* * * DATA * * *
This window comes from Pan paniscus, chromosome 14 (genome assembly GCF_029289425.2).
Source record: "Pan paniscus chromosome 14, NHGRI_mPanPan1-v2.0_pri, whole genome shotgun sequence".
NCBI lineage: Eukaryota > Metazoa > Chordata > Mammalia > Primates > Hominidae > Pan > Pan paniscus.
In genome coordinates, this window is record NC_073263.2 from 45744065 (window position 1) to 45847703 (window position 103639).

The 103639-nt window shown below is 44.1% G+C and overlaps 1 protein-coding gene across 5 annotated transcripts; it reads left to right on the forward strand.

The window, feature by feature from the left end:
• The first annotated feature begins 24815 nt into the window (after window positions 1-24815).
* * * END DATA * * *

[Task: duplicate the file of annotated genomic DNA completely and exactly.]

This window comes from Pan paniscus, chromosome 14 (genome assembly GCF_029289425.2).
Source record: "Pan paniscus chromosome 14, NHGRI_mPanPan1-v2.0_pri, whole genome shotgun sequence".
NCBI lineage: Eukaryota > Metazoa > Chordata > Mammalia > Primates > Hominidae > Pan > Pan paniscus.
In genome coordinates, this window is record NC_073263.2 from 45744065 (window position 1) to 45847703 (window position 103639).

The 103639-nt window shown below is 44.1% G+C and overlaps 1 protein-coding gene across 5 annotated transcripts; it reads left to right on the forward strand.

The window, feature by feature from the left end:
• The first annotated feature begins 24815 nt into the window (after window positions 1-24815).